Riboflavin covalently bound to protein is released by proteolytic digestion. Phosphorylated forms (FAD, FMN) of riboflavin are hydrolyzed by phosphatases in the upper gastrointestinal tract to free the vitamin for absorption. Free riboflavin is absorbed by mucosal cells via an active saturable transport system in all parts of the small intestine. Transport of flavin by blood plasma is known to involve both loose association with albumin and tight associations with some globulins (McCormick, 1990). A genetically controlled riboflavin binding protein is present in serum and eggs. There is a hereditary recessive disorder in chickens, renal riboflavinuria, in which the riboflavin-binding protein is absent (White, 1996). Eggs become riboflavin-deficient and embryos generally do not survive beyond the fourteenth day of incubation (Clagett, 1971). Also, if riboflavin-binding protein is in excess it can diminish riboflavin availability to the chicken embryo (Lee and White, 1996). Presumably the lack of the specific vitamin transport protein prevents adequate transfer of dietary riboflavin to the developing fetus and riboflavin losses occur via maternal urine. In addition to poultry, specific binding proteins have been found in serum from pregnant cows and rats, human fetal blood, and uterine secretions in the pig.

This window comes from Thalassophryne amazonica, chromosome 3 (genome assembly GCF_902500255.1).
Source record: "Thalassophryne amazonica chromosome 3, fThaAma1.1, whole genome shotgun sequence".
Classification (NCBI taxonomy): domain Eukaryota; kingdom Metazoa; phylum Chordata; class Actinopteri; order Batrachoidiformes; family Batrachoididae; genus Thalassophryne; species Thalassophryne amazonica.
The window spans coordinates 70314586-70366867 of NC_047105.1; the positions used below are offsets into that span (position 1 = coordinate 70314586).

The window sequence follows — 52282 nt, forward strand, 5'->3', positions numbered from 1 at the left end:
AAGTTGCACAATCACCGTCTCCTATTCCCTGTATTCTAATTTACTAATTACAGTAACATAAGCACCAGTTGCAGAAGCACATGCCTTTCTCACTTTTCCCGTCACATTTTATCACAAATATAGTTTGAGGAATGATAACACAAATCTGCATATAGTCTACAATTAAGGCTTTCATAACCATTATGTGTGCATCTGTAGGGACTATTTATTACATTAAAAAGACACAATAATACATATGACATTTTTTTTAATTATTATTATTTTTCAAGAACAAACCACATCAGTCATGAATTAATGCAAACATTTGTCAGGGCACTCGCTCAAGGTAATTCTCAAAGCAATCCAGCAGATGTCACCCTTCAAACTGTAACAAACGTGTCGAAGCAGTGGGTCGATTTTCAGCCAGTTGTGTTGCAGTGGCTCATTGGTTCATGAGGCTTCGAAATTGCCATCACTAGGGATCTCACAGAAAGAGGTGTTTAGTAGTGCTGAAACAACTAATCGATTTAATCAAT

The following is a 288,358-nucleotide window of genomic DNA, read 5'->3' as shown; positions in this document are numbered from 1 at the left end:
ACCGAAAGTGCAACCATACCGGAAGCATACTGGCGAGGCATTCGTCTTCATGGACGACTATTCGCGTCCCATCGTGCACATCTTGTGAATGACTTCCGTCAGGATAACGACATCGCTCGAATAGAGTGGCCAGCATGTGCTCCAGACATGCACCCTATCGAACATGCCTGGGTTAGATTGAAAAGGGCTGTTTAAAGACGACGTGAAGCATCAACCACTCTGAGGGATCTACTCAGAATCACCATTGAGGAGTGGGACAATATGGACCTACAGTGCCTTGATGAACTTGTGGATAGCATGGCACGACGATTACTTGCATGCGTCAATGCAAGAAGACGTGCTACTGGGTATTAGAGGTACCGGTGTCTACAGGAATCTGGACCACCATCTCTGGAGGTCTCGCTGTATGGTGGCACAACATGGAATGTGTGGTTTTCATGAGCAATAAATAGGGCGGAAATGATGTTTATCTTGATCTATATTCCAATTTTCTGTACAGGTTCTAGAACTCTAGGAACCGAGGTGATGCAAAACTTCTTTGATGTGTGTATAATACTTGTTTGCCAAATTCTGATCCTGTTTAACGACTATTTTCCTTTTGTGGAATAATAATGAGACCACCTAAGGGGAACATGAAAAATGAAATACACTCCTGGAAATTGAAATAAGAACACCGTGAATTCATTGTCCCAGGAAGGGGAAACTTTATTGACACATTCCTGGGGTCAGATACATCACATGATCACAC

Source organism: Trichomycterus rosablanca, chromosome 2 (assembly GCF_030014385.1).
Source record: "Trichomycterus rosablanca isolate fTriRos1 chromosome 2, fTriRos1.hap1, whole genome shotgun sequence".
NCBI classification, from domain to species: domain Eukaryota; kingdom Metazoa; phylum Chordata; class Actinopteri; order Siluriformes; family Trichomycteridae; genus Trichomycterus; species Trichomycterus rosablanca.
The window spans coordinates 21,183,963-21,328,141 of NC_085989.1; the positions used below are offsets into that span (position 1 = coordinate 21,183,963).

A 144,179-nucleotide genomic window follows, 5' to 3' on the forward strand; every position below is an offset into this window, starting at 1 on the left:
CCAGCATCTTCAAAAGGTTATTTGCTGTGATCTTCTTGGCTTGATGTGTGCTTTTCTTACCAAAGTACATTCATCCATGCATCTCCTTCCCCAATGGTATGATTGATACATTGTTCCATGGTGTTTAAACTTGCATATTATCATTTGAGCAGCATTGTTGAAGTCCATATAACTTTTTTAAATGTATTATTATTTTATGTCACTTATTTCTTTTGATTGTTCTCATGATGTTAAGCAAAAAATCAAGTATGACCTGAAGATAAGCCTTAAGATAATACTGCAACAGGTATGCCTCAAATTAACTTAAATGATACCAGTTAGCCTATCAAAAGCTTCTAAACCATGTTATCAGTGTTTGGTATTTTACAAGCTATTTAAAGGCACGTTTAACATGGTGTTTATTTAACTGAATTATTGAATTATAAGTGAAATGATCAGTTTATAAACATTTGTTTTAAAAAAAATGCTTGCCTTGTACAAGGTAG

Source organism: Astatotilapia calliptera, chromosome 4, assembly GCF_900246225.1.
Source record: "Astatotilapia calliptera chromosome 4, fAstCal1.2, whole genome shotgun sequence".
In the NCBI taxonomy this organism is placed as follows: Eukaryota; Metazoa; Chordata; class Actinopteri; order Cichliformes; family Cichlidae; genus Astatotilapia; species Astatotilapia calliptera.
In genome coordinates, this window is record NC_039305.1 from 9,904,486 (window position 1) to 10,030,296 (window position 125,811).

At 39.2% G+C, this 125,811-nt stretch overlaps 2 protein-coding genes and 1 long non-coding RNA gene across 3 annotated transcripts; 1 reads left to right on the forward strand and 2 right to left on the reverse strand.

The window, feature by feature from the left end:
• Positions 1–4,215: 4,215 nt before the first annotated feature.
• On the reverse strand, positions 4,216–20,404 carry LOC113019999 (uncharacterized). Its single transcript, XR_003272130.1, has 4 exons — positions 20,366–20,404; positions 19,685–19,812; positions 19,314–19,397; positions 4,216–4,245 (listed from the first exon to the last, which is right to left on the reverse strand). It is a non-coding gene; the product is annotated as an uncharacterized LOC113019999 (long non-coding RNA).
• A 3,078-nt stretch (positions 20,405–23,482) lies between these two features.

Hepatic cells from deficient animals have a relatively greater maximal absorption uptake of riboflavin (Rose et al., 1986). Hepatic cell riboflavin absorption occurs via facilitated diffusion. In mucosal cells, riboflavin is phosphorylated to FMN by the enzyme flavokinase (Cooperman and Lopez, 1984). The FMN then enters the portal system, where it is bound to plasma albumin, transported to the liver, and there converted to FAD. Rivlin (1984) suggested there may be physiological mechanisms in pregnancy that facilitate transfer of riboflavin from maternal stores to the fetus in a manner that is fundamentally similar to that in the laying hen. Riboflavin is efficiently transferred to the fetus.
Animals do not appear to have the ability to store appreciable amounts of riboflavin, with the liver, kidneys and heart having the greatest concentrations. The liver, the major site of storage, contains about one-third of the total body riboflavin. Intakes of riboflavin above current needs are rapidly excreted in urine, primarily as free riboflavin. Minor quantities of absorbed riboflavin are excreted in feces, bile and sweat.